a means for applying a voltage to said means for moving such that said positioning means moves at a design rate;
a means for selectively switching between a first voltage and a second voltage such that an approximately constant current is delivered to said means for moving; and
a means for communicating with said rotatable means, wherein the means for communicating with said rotatable means is removed from communication with said rotatable means when switching between said first voltage and said second voltage.
2. A system for storing and retrieving information, comprising:
a spindle;
a disk connected with the spindle;
a head in communication with said disk;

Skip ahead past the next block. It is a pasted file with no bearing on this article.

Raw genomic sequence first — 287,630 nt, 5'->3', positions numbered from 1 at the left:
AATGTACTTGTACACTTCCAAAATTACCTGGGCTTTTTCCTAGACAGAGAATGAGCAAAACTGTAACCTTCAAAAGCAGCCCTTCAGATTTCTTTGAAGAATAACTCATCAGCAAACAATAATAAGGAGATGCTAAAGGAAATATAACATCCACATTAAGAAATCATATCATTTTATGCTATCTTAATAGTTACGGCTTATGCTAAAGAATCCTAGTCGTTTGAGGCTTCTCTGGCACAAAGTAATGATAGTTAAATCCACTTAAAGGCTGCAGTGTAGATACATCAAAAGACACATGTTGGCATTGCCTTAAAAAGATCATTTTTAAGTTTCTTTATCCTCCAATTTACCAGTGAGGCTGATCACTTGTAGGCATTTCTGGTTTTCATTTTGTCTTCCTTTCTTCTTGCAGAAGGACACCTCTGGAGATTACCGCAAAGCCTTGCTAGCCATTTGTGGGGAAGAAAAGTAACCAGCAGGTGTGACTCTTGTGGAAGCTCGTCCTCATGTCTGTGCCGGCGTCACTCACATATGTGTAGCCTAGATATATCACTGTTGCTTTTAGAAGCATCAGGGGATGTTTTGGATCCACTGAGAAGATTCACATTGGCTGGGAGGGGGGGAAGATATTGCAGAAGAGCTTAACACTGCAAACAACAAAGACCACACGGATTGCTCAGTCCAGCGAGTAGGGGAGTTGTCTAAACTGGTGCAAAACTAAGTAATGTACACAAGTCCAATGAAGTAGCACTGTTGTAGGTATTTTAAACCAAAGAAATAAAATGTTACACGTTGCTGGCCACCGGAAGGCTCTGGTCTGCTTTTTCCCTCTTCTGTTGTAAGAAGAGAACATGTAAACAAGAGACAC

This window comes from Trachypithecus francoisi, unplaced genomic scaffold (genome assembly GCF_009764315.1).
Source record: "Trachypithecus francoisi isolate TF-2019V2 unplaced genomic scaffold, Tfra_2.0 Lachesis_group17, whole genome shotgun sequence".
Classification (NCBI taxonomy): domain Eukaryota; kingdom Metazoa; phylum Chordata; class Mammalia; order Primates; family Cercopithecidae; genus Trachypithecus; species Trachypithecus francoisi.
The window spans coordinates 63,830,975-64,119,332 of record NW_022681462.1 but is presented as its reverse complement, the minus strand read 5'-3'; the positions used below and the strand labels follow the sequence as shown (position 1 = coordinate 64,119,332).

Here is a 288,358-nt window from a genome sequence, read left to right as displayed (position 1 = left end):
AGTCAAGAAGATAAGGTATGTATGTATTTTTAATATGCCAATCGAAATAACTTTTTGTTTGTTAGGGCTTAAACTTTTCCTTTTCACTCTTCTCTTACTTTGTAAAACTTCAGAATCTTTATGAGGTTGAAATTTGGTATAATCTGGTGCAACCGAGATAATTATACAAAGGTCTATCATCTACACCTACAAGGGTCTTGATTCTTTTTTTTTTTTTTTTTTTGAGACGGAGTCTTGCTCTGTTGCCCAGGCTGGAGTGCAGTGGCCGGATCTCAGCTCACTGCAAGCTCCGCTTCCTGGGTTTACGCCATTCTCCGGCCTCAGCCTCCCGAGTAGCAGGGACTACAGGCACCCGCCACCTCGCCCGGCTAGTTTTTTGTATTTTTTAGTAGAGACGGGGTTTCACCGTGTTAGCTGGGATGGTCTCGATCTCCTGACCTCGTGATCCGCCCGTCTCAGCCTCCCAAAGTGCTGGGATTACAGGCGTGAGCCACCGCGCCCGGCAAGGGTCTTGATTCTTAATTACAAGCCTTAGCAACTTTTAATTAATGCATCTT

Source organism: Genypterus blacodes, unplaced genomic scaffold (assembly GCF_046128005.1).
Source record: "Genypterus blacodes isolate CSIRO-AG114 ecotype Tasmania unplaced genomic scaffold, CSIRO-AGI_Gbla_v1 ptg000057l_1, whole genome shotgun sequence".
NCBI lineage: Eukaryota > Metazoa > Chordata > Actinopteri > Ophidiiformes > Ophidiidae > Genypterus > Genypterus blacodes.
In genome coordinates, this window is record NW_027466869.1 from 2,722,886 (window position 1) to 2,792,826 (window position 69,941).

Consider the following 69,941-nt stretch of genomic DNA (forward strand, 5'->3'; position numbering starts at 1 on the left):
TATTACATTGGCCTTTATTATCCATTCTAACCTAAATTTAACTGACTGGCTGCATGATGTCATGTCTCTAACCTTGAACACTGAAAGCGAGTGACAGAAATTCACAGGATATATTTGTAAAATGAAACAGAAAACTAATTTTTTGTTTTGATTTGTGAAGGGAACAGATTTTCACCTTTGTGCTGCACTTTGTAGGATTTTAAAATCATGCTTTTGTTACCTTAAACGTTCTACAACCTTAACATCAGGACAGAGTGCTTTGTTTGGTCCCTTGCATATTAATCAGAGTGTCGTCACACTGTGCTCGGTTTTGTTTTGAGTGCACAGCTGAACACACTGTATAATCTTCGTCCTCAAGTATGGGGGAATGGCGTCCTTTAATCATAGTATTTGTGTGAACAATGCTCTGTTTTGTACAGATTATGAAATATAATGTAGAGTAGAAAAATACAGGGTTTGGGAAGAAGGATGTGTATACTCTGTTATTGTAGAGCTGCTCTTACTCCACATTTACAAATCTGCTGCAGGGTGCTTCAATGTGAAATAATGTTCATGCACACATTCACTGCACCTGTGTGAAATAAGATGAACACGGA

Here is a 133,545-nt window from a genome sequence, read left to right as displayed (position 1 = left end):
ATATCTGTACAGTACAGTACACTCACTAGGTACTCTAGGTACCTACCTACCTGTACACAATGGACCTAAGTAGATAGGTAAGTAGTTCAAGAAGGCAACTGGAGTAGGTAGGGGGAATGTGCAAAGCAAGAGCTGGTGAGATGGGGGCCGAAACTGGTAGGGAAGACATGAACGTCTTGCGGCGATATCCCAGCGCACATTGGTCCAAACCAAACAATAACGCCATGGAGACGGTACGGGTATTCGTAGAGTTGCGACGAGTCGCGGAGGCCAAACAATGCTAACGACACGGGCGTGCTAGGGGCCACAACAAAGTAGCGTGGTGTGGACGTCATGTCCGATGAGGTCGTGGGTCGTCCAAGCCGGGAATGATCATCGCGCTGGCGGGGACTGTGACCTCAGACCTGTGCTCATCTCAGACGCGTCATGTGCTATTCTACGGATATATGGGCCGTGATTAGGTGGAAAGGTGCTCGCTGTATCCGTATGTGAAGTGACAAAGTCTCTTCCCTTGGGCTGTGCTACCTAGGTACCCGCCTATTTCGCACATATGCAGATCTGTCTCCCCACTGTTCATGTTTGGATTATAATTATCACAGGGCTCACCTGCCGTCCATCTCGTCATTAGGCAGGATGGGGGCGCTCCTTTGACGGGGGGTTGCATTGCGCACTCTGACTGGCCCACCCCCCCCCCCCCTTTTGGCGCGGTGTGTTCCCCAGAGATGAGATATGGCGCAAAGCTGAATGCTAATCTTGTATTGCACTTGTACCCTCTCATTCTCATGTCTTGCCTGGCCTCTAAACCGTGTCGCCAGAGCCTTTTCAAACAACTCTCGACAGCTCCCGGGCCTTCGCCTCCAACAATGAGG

a rotary actuator assembly connected with said head;
a voice coil motor having at least two terminals connected with the rotary actuator assembly for moving said head; and
a power driver electrically connected with said voice coil motor;
wherein a first voltage potential is applied across two terminals of said voice coil motor such that said head moves at a design speed;
wherein when said head is removed from communication with said disk, said power driver switches between applying said first voltage potential and a second voltage potential across two terminals such that a constant current is delivered to said voice coil motor.
3. The method of claim 2, wherein the switching is at a rate greater than 50 kHz.
4. A system for storing and retrieving information, comprising:
a disk for storing information;
an actuator;
a head operably associated with the actuator, the head being adapted to communicate with the disk;
a voice coil motor connected with the actuator; and